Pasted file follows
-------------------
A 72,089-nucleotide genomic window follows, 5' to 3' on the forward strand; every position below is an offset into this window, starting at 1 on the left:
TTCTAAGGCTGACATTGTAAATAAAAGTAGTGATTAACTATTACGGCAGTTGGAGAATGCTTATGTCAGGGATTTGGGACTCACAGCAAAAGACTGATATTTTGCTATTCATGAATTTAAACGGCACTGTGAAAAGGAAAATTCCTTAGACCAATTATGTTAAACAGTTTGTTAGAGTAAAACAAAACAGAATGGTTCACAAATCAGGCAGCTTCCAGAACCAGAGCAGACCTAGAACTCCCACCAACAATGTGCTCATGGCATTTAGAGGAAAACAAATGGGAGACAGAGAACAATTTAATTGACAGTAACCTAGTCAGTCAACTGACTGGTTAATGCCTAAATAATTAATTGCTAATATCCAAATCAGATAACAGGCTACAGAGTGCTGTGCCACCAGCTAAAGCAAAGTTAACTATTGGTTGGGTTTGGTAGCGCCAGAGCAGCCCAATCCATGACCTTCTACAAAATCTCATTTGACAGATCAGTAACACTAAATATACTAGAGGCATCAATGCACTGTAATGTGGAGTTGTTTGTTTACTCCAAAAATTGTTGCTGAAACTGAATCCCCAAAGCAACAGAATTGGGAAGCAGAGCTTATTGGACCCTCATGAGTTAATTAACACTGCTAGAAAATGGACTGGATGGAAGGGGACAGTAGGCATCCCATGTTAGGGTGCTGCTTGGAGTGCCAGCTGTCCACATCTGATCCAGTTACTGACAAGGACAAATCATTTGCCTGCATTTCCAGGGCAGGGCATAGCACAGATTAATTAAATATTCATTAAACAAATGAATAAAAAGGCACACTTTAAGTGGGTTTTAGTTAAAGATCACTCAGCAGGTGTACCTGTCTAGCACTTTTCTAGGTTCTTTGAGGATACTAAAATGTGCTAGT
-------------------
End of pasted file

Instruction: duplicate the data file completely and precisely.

A 72,089-nucleotide genomic window follows, 5' to 3' on the forward strand; every position below is an offset into this window, starting at 1 on the left:
TTCTAAGGCTGACATTGTAAATAAAAGTAGTGATTAACTATTACGGCAGTTGGAGAATGCTTATGTCAGGGATTTGGGACTCACAGCAAAAGACTGATATTTTGCTATTCATGAATTTAAACGGCACTGTGAAAAGGAAAATTCCTTAGACCAATTATGTTAAACAGTTTGTTAGAGTAAAACAAAACAGAATGGTTCACAAATCAGGCAGCTTCCAGAACCAGAGCAGACCTAGAACTCCCACCAACAATGTGCTCATGGCATTTAGAGGAAAACAAATGGGAGACAGAGAACAATTTAATTGACAGTAACCTAGTCAGTCAACTGACTGGTTAATGCCTAAATAATTAATTGCTAATATCCAAATCAGATAACAGGCTACAGAGTGCTGTGCCACCAGCTAAAGCAAAGTTAACTATTGGTTGGGTTTGGTAGCGCCAGAGCAGCCCAATCCATGACCTTCTACAAAATCTCATTTGACAGATCAGTAACACTAAATATACTAGAGGCATCAATGCACTGTAATGTGGAGTTGTTTGTTTACTCCAAAAATTGTTGCTGAAACTGAATCCCCAAAGCAACAGAATTGGGAAGCAGAGCTTATTGGACCCTCATGAGTTAATTAACACTGCTAGAAAATGGACTGGATGGAAGGGGACAGTAGGCATCCCATGTTAGGGTGCTGCTTGGAGTGCCAGCTGTCCACATCTGATCCAGTTACTGACAAGGACAAATCATTTGCCTGCATTTCCAGGGCAGGGCATAGCACAGATTAATTAAATATTCATTAAACAAATGAATAAAAAGGCACACTTTAAGTGGGTTTTAGTTAAAGATCACTCAGCAGGTGTACCTGTCTAGCACTTTTCTAGGTTCTTTGAGGATACTAAAATGTGCTAGT